The Unique Meaning Of 'Stitch Incoming' On TikTok

TikTok is home to upcycling tips and craft videos, but the "stitch incoming" trend has less to do with sewing seams and more to do with spilling tea. The short-form video platform introduced the "stitch" feature in September 2020 as a new way for users to engage with others' content (via TikTok). Previously, creators had only been able to "duet" the videos of others — that is, appear in a side-by-side split screen while offering commentary or dancing along to a popular song.

With stitching, creators can pull a clip of another video to the beginning of their own, before jumping in with their own input. As Business Insider notes, this makes the feature perfect for commentary, reaction-based, and clap-back content. Viral TikTok sensation Drew Afualo made a name for herself by stitching the misogynistic takes of male creators, pairing them with her own iconic roasts. As she told Huffpost, "I just make fun of terrible dudes on the internet ..."

Clearly, the stitch feature can bring laughs and wake-up calls, but lately, it's also come with a warning. Here's what to expect when you see a video marked with "stitch incoming."

It lets viewers know to wait for your thoughts

While stitching is a useful tool for commentary creators, it can also bring unexpected content into their followers' feeds. Take our earlier mention of Drew Afualo, for example. People who follow her for her takes on women's empowerment may be surprised to see a video that starts off with the rantings of a misogynistic man. Some even might hurriedly swipe away.

By overlapping the original clip with the words "stitch incoming," TikTok creators can let their fans know that they aren't promoting the content and have something to say about it. This eases the fear that followers may have about "ending up on the wrong side of TikTok" — a phrase used to describe when the algorithm guesses wrong about your personal values and preferred content.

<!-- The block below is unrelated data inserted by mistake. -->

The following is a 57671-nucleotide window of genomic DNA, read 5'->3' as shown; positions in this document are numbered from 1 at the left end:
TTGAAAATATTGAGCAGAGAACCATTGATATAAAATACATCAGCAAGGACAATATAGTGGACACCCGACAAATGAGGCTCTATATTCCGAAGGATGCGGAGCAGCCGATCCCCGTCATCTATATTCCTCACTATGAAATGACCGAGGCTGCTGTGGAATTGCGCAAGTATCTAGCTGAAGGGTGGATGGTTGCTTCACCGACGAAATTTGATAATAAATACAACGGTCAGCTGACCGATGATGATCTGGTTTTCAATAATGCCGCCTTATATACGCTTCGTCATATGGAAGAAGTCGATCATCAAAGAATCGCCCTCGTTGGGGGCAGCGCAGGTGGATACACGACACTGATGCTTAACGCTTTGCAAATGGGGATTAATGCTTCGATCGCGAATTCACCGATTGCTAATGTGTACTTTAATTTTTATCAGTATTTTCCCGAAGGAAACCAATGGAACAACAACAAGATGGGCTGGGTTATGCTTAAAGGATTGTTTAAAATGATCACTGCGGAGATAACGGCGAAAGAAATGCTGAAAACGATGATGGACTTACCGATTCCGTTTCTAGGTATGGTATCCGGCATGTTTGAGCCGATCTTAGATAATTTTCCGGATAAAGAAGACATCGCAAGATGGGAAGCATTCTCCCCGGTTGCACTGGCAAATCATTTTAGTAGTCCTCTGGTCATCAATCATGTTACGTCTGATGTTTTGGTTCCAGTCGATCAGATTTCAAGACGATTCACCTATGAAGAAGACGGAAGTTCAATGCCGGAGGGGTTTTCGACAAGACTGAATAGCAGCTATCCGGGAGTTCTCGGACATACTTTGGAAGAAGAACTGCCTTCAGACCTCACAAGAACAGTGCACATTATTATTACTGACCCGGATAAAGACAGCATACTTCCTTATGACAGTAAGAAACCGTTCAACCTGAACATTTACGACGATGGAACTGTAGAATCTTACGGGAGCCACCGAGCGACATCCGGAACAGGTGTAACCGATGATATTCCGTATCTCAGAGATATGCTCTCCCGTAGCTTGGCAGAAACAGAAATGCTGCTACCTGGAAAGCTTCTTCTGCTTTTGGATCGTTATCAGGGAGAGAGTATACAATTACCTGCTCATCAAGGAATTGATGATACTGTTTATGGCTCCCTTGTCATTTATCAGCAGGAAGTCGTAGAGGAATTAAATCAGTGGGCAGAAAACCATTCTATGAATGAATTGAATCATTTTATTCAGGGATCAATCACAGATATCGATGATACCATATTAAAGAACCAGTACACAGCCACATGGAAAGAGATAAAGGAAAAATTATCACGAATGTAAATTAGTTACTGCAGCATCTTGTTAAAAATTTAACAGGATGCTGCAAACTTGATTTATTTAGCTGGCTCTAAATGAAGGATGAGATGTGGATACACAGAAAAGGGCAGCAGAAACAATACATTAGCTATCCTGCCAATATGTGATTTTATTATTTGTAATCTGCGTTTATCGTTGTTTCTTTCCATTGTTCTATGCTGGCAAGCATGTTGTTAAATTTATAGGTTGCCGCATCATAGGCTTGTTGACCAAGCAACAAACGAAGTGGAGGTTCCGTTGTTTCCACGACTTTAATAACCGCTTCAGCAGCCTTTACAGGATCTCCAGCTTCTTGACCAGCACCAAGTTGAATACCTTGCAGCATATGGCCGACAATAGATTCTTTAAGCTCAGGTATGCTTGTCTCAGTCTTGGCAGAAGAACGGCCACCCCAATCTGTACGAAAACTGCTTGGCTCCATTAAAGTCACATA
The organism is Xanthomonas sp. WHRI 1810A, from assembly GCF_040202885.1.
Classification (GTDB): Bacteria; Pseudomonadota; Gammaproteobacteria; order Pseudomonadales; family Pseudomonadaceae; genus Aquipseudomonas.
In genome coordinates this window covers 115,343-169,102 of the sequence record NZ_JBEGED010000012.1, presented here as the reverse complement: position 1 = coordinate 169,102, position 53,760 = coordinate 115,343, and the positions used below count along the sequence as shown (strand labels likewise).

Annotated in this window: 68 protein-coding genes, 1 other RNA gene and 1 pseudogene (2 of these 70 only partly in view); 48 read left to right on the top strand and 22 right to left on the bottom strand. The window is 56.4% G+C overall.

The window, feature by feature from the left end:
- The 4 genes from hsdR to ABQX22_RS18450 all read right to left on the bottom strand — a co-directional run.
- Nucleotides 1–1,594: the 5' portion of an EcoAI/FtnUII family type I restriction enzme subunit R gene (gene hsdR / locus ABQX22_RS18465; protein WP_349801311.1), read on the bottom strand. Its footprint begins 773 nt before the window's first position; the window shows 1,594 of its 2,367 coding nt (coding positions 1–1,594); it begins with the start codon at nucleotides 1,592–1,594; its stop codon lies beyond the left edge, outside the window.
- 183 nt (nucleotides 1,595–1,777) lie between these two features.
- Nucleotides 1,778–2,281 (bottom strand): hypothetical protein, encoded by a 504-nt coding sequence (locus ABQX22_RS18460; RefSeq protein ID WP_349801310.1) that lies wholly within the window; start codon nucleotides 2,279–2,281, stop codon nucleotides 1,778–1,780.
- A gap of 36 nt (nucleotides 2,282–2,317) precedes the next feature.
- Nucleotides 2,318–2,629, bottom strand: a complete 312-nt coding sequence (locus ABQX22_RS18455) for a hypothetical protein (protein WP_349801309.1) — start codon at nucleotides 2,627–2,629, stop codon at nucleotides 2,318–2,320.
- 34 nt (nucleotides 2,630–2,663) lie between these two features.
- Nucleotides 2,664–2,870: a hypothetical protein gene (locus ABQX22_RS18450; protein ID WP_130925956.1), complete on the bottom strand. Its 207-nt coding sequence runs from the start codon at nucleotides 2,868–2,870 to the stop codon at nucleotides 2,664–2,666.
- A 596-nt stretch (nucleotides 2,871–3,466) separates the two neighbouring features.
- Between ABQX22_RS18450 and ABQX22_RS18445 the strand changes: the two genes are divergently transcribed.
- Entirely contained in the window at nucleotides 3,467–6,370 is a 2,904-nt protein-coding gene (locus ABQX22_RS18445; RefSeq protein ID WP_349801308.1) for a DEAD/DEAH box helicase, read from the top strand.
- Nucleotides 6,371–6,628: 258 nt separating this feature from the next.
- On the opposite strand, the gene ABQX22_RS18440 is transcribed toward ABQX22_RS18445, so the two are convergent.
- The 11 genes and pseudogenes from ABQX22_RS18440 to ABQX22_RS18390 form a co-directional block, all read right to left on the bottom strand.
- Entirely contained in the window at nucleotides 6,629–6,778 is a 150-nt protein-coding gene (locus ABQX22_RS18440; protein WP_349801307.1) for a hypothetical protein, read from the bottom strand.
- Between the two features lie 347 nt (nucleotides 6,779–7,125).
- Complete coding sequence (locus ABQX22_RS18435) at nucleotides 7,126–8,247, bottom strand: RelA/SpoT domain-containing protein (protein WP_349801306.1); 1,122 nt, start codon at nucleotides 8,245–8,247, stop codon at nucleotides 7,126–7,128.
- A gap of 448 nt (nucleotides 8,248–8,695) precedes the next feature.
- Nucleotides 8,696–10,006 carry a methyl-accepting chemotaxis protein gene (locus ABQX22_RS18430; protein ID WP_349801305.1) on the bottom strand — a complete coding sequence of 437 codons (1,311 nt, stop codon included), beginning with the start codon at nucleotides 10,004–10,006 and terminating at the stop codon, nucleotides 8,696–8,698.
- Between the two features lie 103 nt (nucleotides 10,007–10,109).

A perfect example of using "stitch incoming" to divert a conversation or insert your own viewpoint is Drake Pooley. In a TikTok video that received over 750,000 likes, Pooley interrupted a car chat from another creator to talk about the casualness with which we use suicidal language — sparking a new and essential conversation. Other TikTok users, including @lanalovessushi, have employed "stitch incoming" over their own content, letting followers know they're about to provide an update on a previous story.

Other warning signs of stitched content

You don't have to rely on a creator adding "stitch incoming" to know that you're watching collaborative content. When a user stitches a video, TikTok automatically adds #stitch in the caption, making sure to tag and link the original content as well. If an odd hot take pops up on your feed, checking for TikTok's disclosure of a stitch is a good habit to get into before swiping away.

Other creators opt to include trigger warnings alongside or instead of a "stitch incoming" notice. As you might expect, videos that prompt stitching and commentary are often highly controversial. A creator may add tags warning of sexism, homophobia, or racism on top of a stitched video. This clues their followers into the fact that commentary is coming, while also warning them and giving them the option to swipe out of the content altogether.

With this new culture and viral trend on TikTok of commentary and clap-backs, some may wish to opt out of the conversation altogether. TikTok notes that video creators can toggle off the stitch feature for their posts, preventing others from incorporating their content into new pieces.